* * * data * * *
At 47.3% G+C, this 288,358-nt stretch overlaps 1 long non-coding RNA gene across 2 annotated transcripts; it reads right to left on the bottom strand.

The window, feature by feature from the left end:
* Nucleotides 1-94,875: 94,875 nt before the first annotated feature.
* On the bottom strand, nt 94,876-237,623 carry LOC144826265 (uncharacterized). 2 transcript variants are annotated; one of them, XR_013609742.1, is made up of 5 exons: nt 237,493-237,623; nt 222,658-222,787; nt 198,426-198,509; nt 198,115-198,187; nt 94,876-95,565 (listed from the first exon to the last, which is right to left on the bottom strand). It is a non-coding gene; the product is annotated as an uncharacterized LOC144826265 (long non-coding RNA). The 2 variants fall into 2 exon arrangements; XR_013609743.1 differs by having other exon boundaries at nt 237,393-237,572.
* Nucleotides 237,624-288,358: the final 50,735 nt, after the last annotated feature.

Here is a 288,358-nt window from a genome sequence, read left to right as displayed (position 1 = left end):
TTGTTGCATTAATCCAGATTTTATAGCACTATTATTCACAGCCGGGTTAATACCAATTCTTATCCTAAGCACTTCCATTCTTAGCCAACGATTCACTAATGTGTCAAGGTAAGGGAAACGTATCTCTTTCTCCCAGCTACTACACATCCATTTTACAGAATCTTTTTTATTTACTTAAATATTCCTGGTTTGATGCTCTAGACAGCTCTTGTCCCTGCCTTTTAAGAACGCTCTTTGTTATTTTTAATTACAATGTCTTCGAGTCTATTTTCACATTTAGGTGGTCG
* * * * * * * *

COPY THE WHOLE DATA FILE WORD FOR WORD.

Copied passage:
At 47.3% G+C, this 288,358-nt stretch overlaps 1 long non-coding RNA gene across 2 annotated transcripts; it reads right to left on the bottom strand.

The window, feature by feature from the left end:
* Nucleotides 1-94,875: 94,875 nt before the first annotated feature.
* On the bottom strand, nt 94,876-237,623 carry LOC144826265 (uncharacterized). 2 transcript variants are annotated; one of them, XR_013609742.1, is made up of 5 exons: nt 237,493-237,623; nt 222,658-222,787; nt 198,426-198,509; nt 198,115-198,187; nt 94,876-95,565 (listed from the first exon to the last, which is right to left on the bottom strand). It is a non-coding gene; the product is annotated as an uncharacterized LOC144826265 (long non-coding RNA). The 2 variants fall into 2 exon arrangements; XR_013609743.1 differs by having other exon boundaries at nt 237,393-237,572.
* Nucleotides 237,624-288,358: the final 50,735 nt, after the last annotated feature.

Here is a 288,358-nt window from a genome sequence, read left to right as displayed (position 1 = left end):
TTGTTGCATTAATCCAGATTTTATAGCACTATTATTCACAGCCGGGTTAATACCAATTCTTATCCTAAGCACTTCCATTCTTAGCCAACGATTCACTAATGTGTCAAGGTAAGGGAAACGTATCTCTTTCTCCCAGCTACTACACATCCATTTTACAGAATCTTTTTTATTTACTTAAATATTCCTGGTTTGATGCTCTAGACAGCTCTTGTCCCTGCCTTTTAAGAACGCTCTTTGTTATTTTTAATTACAATGTCTTCGAGTCTATTTTCACATTTAGGTGGTCG